Empty window frames cast in bronze, a large floral ceramic vessel and a shelf lined with ice portraits in sunken relief are among the works that open Tania Pérez Córdova’s exhibition ‘Generalización’ at Museo Tamayo, Mexico City. Time, absence and chance encounter emerge as thematic throughlines in the Mexico City-based artist’s first museum solo exhibition, curated by Humberto Moro. Demonstrating Pérez Córdova’s unique approach to media, her sculptures and assemblages often integrate quotidian materials that are deconstructed and reconfigured to resemble, but not mirror, their original forms. Undergirded by implicit narrative connections between each object, the works reckon with absence and emptiness in different settings, bringing our attention to what remains.
The exhibition centres on several time-based sculptures. For her installation Todas nuestras explicaciones (All Our Explanations, 2022), the artist produced concrete moulds of the heads of anonymous models, which she then filled with water and froze. The portraits sit on a shelf lining one of the gallery walls. As they melt, they drip into metal buckets like a ticking metronome. This reveals, according to the wall label, a ‘repository of the mind’ – one that emphasizes the discursive tension between positive and negative space as a visual metaphor for the mind taking shape and a tangible accumulation of time.
In Retrato de una mujer desconocida pasando por ahí (Portrait of an Unknown Woman Passing By, 2019), a woman in a black dress with a yellow floral pattern periodically walks past a black glazed ceramic vessel painted with the same design. Creating fleeting moments of overlap between chance encounters, the artist portrays time as an analogue division between bodies.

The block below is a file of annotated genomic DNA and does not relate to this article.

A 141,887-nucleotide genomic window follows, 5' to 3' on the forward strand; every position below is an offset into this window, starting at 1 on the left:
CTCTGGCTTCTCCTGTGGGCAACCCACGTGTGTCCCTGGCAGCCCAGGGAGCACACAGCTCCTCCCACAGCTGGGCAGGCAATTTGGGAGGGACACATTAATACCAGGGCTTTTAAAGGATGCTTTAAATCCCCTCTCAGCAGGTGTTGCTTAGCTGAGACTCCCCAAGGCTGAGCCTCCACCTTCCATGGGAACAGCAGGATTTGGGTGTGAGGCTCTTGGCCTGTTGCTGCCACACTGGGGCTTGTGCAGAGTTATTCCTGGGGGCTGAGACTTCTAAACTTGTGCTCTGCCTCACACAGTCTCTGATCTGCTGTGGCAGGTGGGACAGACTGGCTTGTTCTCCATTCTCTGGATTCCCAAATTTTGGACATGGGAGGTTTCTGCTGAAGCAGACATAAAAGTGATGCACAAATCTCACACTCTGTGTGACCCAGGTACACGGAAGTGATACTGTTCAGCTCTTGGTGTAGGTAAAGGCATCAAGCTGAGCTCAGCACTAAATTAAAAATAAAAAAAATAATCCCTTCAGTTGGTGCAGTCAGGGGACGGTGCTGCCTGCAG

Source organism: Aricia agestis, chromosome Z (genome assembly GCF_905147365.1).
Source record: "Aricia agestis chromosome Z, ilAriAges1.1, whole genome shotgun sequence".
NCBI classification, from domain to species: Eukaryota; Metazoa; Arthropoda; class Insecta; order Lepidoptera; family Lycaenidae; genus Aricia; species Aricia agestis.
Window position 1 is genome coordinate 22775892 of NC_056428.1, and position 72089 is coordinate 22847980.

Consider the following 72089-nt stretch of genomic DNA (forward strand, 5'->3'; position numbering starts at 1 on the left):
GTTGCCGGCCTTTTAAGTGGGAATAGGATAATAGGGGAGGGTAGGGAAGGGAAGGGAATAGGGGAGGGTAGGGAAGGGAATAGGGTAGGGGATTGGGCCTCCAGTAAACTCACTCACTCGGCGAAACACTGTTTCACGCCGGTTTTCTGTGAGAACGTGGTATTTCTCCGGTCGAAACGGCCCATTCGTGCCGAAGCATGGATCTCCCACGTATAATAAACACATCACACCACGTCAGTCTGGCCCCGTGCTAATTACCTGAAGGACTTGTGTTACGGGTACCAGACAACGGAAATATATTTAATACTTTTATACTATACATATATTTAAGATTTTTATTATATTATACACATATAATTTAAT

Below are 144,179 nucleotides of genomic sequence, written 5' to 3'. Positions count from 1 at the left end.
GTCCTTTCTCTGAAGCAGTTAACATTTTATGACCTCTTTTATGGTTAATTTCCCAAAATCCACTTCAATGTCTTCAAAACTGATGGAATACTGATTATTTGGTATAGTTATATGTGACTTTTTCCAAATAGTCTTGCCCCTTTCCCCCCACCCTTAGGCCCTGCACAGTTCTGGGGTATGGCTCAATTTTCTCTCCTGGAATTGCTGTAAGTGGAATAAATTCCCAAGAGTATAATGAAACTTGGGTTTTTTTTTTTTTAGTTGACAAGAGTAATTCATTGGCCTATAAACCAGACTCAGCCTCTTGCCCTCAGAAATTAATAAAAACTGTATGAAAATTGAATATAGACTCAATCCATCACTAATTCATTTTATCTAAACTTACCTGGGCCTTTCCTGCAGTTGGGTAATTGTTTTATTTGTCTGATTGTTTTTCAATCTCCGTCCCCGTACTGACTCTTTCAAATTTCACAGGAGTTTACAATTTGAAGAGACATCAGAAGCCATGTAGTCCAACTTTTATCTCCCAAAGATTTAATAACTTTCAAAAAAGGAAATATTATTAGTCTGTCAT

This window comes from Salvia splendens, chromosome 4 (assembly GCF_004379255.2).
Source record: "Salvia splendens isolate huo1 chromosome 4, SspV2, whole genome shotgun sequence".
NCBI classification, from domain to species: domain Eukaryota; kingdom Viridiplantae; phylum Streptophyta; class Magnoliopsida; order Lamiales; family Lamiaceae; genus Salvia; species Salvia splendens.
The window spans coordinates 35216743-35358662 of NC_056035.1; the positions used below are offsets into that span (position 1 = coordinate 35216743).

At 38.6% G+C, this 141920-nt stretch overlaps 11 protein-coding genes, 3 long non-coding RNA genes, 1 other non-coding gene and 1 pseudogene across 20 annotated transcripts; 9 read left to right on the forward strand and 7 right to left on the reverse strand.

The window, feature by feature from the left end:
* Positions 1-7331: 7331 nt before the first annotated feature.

Many works explore the tension between use and disuse. For one group of sculptures, the artist took the glass from the windows in her studio to a glassblowing workshop to create a deconstructed version of a familiar space, including Dicen que es como una roca (They Say It’s Like a Rock, 2017). Other works include bronze casts of window frames from empty storefronts. Placed throughout the exhibition, these delicate sculptures – such as Memoria de una cuarto (Memory of a Room, 2022) – allude to the impermanence of deserted shops but the memories embedded in their materials, ready to be reincarnated in the future. Her series ‘Objetos en sí mismos’ (Objects Cast into Themselves, 2018–ongoing) features replicas of found items stripped of functionality. This series began with a brass trumpet that the artist bought from a man playing on the street; she melted it down and poured the molten metal into a cast of the trumpet (Spare Change, 2019), unmaking and remaking the instrument. In the same vein, the sculptures Una reja en una reja 1, 2, 3 and 4 (A Fence into a Fence, 2022) comprise fragments of metal fences melted, recast in their own form and embedded with bird-like objects crafted out of feathers and clay, rendered useless through transmutation.
One of the final pieces in the show nearly disappears into the museum’s brutalist architecture. With Giro de 10 minutos (10 Minute Spin, 2014/22), the artist crafts another metronome using a common appliance – a ceiling fan – that slowly revolves 360 degrees for ten minutes, its movement almost indiscernible. Standing beneath it, the fan becomes a marker for tracking one’s own body relative to others in space.
Pérez Córdova’s artworks have stories to tell but they leave room for us to speculate. When I first came across Retrato de una mujer pasando por ahí, I saw a woman in a similarly floral-patterned dress pass by the vessel, leaving me to wonder whether this moment of synchronicity was intentional or whether she was merely a doppelgänger. The works in ‘Generalización’ are dependent on these types of encounters. Made and unmade, their mutability is a provocative reminder that what remains in the afterlife of the art object is neither absent nor fixed, but changeable and relational.
Tania Pérez Córdova’s ‘Generalización’ is on view at Museo Tamayo, Mexico City, until 26 February.